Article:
Bisexual pride flag

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A physical version of the bisexual pride flag.

The bisexual pride flag was designed by Michael Page in 1998 to give the bisexual community its symbol comparable to the gay pride flag of the larger LGBTQ+ Community. He aimed to increase the visibility of bisexuals, both among society as a whole and within the LGBTQ+ community. The first bisexual pride flag was unveiled at the BiCafe's first-anniversary party[1] on December 5, 1998.[2]

The pink color represents sexual attraction to the same gender. The blue represents sexual attraction to the opposite gender (or a different gender in the case of nonbinary genders) and the resultant overlap color, purple, represents sexual attraction to 2 or more genders.

Design & colors[edit]

Biangles symbol
The Bisexual pride flag

Page took the colors from an existing bisexual symbol and gave it his spin, saying:

In designing the Bi Pride Flag, I selected the colors and overlap pattern of the 'bi angles' symbol. [3]

As Robyn Ochs, editor of Boston's Bi Women Quarterly has explained, the Biangles—or bisexuality triangles—were originally created for the Boston Bi Woman's Community by the artist Liz Nania,[4] the design starting with the iconic pink triangle and adding Lavender and Blue.[5][6]

Page describes the meaning of the pink, lavender, and blue (ratio 2:1:2) flag[1] as this:

The pink color represents sexual attraction to the same sex only (gay and lesbian). The blue represents sexual attraction to the opposite sex only (straight) and the resultant overlap color purple represents sexual attraction to both sexes (bi)."[3][7]

— Michael Page

Page describes the flag’s meaning in deeper terms, stating

The key to understanding the symbolism of the Bisexual pride flag is to know that the purple pixels of color blend unnoticeably into both the pink and blue, just as in the 'real world,' where bi people blend unnoticeably into both the gay/lesbian and straight communities."[5]

The flag is used in different aspect ratios. 2:3 and 3:5 are often used, in common with many other flags.

The stripe colors and widths, from top to bottom, are pink (40%), purple (20%), and blue (40%).[3] The exact colors given by the designer are: PMS 226, 258, and 286.[1] Their approximate HTML values are #D8097E,[8] #8C579C,[9] #24468E;[10] their approximate RGB values are (216,9,126), (140,87,156), and (36,70,142), respectively. It is not patented, trademarked, or service marked.[3]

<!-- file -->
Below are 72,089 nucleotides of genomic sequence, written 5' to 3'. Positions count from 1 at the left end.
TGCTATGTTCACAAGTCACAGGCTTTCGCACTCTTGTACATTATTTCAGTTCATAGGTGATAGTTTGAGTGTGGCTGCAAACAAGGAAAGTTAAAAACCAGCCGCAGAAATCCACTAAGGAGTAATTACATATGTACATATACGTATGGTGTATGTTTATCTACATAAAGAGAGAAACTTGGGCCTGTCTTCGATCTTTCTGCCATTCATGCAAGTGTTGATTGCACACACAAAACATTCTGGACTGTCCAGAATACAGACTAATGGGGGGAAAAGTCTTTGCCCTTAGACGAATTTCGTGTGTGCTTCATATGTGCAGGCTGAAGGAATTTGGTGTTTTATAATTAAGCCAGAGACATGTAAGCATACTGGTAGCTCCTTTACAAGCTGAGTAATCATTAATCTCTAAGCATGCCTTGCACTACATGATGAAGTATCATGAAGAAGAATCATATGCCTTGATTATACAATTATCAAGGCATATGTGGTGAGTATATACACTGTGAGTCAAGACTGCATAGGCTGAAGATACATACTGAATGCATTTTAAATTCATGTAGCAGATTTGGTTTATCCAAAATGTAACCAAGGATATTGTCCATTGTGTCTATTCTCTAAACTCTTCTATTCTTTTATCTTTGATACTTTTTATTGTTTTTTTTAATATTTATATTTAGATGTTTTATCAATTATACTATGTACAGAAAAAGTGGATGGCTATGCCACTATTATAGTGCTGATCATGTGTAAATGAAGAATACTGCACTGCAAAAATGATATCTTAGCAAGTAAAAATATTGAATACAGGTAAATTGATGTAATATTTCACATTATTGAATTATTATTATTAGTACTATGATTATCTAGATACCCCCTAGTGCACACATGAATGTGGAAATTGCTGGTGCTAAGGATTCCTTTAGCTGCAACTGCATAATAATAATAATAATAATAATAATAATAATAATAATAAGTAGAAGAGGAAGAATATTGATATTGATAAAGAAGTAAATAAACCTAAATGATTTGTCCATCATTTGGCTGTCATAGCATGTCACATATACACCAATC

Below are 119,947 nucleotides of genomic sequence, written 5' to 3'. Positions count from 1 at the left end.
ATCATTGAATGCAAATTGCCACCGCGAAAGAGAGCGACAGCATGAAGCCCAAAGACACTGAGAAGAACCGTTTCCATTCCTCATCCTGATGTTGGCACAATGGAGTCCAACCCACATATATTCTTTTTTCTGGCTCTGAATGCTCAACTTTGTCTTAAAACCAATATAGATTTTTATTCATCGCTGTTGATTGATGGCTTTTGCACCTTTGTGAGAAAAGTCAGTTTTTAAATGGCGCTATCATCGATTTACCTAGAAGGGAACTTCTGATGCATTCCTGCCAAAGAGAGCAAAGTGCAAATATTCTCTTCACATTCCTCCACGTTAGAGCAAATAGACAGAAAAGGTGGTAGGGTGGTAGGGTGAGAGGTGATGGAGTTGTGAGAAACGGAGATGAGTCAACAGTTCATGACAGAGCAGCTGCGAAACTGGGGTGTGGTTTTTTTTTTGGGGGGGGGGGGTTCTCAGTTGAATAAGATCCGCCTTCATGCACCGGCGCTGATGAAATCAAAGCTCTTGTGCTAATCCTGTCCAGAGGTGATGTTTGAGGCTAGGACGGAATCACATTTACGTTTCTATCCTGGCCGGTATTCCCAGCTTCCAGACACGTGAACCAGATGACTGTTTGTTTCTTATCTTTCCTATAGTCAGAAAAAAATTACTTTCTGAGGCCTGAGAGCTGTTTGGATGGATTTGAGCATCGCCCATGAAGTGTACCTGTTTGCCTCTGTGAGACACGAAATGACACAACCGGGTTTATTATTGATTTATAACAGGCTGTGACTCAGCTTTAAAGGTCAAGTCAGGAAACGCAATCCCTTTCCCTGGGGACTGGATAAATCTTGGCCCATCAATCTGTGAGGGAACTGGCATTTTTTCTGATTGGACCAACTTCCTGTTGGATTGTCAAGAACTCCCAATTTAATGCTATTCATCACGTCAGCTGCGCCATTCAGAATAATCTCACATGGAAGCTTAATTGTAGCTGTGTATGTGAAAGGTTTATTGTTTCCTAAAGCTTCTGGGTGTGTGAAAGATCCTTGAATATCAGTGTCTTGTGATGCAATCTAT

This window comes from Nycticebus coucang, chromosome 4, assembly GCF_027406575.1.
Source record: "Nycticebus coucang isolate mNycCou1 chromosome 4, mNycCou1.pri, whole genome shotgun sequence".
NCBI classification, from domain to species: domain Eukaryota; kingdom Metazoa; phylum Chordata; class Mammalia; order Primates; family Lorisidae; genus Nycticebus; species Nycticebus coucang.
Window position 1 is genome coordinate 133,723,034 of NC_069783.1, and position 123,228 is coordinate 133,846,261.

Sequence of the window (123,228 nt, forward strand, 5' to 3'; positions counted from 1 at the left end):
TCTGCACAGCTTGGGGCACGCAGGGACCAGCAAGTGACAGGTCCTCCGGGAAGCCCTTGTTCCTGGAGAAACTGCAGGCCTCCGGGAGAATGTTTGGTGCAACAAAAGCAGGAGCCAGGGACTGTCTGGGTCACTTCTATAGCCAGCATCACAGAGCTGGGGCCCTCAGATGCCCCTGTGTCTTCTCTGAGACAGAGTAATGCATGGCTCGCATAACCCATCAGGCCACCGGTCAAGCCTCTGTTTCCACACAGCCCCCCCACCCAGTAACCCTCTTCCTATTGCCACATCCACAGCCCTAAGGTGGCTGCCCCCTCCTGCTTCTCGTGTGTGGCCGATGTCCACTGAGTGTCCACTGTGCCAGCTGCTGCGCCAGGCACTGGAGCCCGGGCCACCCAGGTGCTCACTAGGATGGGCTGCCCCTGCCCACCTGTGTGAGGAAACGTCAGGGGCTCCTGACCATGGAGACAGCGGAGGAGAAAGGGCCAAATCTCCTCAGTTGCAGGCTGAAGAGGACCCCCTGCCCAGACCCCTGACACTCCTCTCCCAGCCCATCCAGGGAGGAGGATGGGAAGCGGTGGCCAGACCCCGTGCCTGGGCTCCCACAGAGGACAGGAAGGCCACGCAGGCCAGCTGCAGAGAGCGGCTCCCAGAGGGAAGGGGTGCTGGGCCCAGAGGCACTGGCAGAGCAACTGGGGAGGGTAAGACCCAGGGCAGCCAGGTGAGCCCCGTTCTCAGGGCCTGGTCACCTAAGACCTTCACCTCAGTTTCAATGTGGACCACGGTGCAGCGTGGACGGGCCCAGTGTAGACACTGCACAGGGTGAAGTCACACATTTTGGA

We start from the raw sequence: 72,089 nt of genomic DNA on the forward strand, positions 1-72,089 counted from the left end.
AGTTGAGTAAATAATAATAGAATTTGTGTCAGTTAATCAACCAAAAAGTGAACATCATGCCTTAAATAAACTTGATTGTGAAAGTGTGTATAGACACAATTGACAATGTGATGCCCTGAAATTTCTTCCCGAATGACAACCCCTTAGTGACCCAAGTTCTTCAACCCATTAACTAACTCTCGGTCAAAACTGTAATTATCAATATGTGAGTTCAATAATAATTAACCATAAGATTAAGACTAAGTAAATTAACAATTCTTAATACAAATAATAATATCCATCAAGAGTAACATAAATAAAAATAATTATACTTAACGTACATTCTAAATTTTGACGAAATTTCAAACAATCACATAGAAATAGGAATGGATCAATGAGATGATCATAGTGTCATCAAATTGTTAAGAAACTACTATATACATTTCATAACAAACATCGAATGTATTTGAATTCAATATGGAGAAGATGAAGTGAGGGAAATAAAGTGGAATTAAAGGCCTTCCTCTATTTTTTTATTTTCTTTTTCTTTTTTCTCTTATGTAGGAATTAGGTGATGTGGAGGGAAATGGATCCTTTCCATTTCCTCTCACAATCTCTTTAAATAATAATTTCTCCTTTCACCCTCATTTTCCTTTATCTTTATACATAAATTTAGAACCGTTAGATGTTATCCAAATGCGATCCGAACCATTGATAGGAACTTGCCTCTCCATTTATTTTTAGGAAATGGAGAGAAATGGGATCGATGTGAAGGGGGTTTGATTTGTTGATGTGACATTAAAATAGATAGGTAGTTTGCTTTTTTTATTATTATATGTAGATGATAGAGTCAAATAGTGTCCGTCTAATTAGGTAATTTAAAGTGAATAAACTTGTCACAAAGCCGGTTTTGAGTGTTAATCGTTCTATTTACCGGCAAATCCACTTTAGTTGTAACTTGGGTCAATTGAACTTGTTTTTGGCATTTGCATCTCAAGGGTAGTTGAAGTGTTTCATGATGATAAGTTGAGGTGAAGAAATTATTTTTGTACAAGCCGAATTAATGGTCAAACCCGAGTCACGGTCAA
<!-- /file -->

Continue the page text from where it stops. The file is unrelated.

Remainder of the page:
Licensing controversy[edit]

In 1998, Page stated that the bisexual pride flag was "for free public and commercial use" and that it was "not patented, trademarked or service marked."[3] In April 2020, BiNet USA falsely claimed that it was the sole copyright owner of the flag and flag colors, and said organizations and individuals who wished to use the flag for commercial purposes would be required to obtain a license from the organization, despite having nothing to do with the flag's design or creation.[11] BiNet's claim and the resulting controversy were covered by Out and LGBTQ Nation, which cast doubt on BiNet's claim and noted that the flag is not eligible for copyright.[11][12]

On April 29, 2020, BiNetUSA made a tweet claiming the Wikipedia page for the bisexual pride flag was inaccurate, in an attempt to defend their unbased claims.[13] BiNetUSA ultimately ceased to use the flag on May 8, opting instead to use a different design.[14]

See also[edit]


  1. ^ a b c Young, Randy (June 6, 2015). "BiPride Flag". Flagspot. Flags of the World. Retrieved October 24, 2015.
  2. ^
  3. ^ a b c d e "History, Bi Activism, Free Graphics". December 5, 1998. Archived from the original on August 1, 2001. Retrieved April 20, 2020.
  4. ^ Jordahn, Sebastian (October 23, 2019). "Queer x Design highlights 50 years of LGBT+ graphic design". Dezeen. Retrieved June 12, 2021.
  5. ^ a b Petronzio, Matt (June 13, 2014). "A Storied Glossary of Iconic LGBT Flags and Symbols". Mashable. Mashable, Inc. Retrieved October 24, 2015.
  6. ^ "Pride Symbols and Icons". Association for Lesbian, Gay, Bisexual, and Transgender Issues in Counseling of Alabama. ALGBTICAL. Archived from the original on July 4, 2017. Retrieved October 24, 2015.
  7. ^ Rosiek, Jerry (2005). "Rainbow Flag and Other Pride Symbols". In Sears, James Thomas (ed.). Youth, Education, and Sexualities: An International Encyclopedia. 2. Westport, Conn.: Greenwood. p. 701. ISBN 0-313-32755-6.
  8. ^ Pantone Color Finder PANTONE 226 CP
  9. ^ Pantone Color Finder PANTONE 258 CP
  10. ^ Pantone Color Finder PANTONE 286 CP
  11. ^ a b Bollinger, Alex (April 29, 2020). "A group is threatening legal action & demanding payment for use of the bisexual pride flag". LGBTQ Nation. Retrieved April 29, 2020.
  12. ^ Street, Mikelle (April 29, 2020). "This Organization Wants to Be Paid for Use of the Bi Pride Flag". Out. Retrieved April 29, 2020.
  13. ^ @BiNetUSA (April 29, 2020). "Hey @Wikipedia can you help us with this page called Bisexual Pride Flag? Ita wholly inaccurate; and we can put you in touch with "Michael Page" who identified the info was wrong. Also he said he is not bisexual and doesn't want to be associated with the flag. Can you help?" (Tweet). Retrieved May 4, 2020 – via Twitter.
  14. ^ Prager, Sarah. "A Bi Advocacy Group Claimed Copyright Over the Bi Pride Flag. Activists Were Outraged". them. Retrieved January 25, 2021.

External links[edit]